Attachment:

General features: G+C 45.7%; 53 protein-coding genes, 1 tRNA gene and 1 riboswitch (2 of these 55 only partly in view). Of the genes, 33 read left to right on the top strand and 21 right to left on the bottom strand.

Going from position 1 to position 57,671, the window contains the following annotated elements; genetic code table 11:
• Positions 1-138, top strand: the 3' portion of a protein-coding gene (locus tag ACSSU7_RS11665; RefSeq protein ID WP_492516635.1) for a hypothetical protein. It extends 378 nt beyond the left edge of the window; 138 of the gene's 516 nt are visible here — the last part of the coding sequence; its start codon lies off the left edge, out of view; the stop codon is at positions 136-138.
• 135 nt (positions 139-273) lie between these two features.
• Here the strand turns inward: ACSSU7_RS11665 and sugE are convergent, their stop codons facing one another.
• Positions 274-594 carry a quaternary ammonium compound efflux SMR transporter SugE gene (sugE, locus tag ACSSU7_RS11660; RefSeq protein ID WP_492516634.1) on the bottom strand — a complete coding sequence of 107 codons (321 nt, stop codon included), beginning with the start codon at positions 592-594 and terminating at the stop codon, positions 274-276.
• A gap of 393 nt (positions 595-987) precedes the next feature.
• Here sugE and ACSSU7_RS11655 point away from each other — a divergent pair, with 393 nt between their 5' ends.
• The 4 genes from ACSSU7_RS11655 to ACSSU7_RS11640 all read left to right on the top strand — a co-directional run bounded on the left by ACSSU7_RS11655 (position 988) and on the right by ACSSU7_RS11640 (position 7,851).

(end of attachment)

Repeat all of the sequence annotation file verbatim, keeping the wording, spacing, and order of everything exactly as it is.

General features: G+C 45.7%; 53 protein-coding genes, 1 tRNA gene and 1 riboswitch (2 of these 55 only partly in view). Of the genes, 33 read left to right on the top strand and 21 right to left on the bottom strand.

Going from position 1 to position 57,671, the window contains the following annotated elements; genetic code table 11:
• Positions 1-138, top strand: the 3' portion of a protein-coding gene (locus tag ACSSU7_RS11665; RefSeq protein ID WP_492516635.1) for a hypothetical protein. It extends 378 nt beyond the left edge of the window; 138 of the gene's 516 nt are visible here — the last part of the coding sequence; its start codon lies off the left edge, out of view; the stop codon is at positions 136-138.
• 135 nt (positions 139-273) lie between these two features.
• Here the strand turns inward: ACSSU7_RS11665 and sugE are convergent, their stop codons facing one another.
• Positions 274-594 carry a quaternary ammonium compound efflux SMR transporter SugE gene (sugE, locus tag ACSSU7_RS11660; RefSeq protein ID WP_492516634.1) on the bottom strand — a complete coding sequence of 107 codons (321 nt, stop codon included), beginning with the start codon at positions 592-594 and terminating at the stop codon, positions 274-276.
• A gap of 393 nt (positions 595-987) precedes the next feature.
• Here sugE and ACSSU7_RS11655 point away from each other — a divergent pair, with 393 nt between their 5' ends.
• The 4 genes from ACSSU7_RS11655 to ACSSU7_RS11640 all read left to right on the top strand — a co-directional run bounded on the left by ACSSU7_RS11655 (position 988) and on the right by ACSSU7_RS11640 (position 7,851).